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Tohoku: Japan's Constructed Outland
Published by Brill
How did the notion of a backward Tohoku come about? Hidemichi Kawanishi offers a new way of looking at Japanese history and world history from the perspective of Tohoku regional studies.
In March 2011 Japan's Tohoku region was devastated by a massive earthquake and tsunami. This was another blow to an area that has been dogged by hardships throughout Japanese history. Beginning in the middle of the 19th century, modern Japan, in its quest to form a nation-state, situated Tohoku on the periphery and emphasised the region's alleged backwardness. By examining how Tohoku has been perceived and constructed through this lens across the span of history, Hidemichi Kawanishi reveals a Japan that is far more diverse than traditionally thought.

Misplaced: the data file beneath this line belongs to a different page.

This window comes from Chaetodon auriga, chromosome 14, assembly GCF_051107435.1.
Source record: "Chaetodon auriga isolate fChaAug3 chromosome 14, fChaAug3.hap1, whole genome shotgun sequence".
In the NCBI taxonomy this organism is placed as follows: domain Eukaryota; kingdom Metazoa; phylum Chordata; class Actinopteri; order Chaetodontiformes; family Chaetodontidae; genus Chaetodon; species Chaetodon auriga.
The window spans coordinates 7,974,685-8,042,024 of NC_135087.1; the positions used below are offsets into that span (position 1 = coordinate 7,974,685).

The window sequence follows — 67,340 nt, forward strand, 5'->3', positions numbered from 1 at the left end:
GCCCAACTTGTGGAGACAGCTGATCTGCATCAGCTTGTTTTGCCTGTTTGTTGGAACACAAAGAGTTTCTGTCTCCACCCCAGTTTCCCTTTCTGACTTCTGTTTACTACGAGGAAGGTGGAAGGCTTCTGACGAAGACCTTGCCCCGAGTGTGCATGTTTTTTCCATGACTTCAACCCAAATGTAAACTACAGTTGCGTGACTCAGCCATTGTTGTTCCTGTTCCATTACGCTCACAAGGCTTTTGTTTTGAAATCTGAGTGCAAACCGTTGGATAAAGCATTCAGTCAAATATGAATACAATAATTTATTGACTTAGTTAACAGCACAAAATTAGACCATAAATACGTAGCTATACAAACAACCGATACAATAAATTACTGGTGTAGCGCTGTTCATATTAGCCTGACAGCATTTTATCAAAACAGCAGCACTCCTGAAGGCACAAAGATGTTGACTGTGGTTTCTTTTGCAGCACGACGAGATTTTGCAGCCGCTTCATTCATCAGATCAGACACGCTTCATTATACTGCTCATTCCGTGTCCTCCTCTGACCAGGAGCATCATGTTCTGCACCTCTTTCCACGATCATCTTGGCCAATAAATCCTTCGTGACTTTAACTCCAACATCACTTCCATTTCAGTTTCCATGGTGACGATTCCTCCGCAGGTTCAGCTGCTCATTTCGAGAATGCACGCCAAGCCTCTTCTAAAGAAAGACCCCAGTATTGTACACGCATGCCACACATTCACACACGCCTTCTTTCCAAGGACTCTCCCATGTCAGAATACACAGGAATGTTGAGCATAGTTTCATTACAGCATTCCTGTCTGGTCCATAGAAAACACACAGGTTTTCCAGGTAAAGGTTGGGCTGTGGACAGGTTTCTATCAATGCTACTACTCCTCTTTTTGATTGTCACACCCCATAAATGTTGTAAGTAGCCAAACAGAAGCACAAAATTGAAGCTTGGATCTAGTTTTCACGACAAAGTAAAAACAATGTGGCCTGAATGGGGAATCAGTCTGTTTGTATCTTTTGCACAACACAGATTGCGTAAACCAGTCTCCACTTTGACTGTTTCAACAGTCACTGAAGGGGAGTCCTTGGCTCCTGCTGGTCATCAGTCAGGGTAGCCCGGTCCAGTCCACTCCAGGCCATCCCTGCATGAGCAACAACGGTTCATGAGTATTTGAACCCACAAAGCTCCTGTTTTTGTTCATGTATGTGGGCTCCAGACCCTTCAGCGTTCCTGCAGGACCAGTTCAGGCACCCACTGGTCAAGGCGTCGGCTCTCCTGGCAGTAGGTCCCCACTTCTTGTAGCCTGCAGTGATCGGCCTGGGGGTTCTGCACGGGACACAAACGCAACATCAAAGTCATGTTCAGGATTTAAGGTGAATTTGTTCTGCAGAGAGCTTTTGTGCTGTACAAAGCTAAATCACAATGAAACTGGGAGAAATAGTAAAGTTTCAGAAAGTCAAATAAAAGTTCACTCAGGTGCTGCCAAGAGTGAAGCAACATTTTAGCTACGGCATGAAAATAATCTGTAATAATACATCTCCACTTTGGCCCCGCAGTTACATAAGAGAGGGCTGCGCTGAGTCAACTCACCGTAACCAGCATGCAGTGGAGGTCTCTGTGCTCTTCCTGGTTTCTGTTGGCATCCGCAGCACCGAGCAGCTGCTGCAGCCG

Hidemichi Kawanishi, is Professor of Japanese History at Hiroshima University. He has edited numerous volumes and published several monographs on Japanese history from the perspective of Tohoku regional studies, including Semegiau chiiki to guntai (Region and military in conflict) (Iwanami shoten, 2010). .
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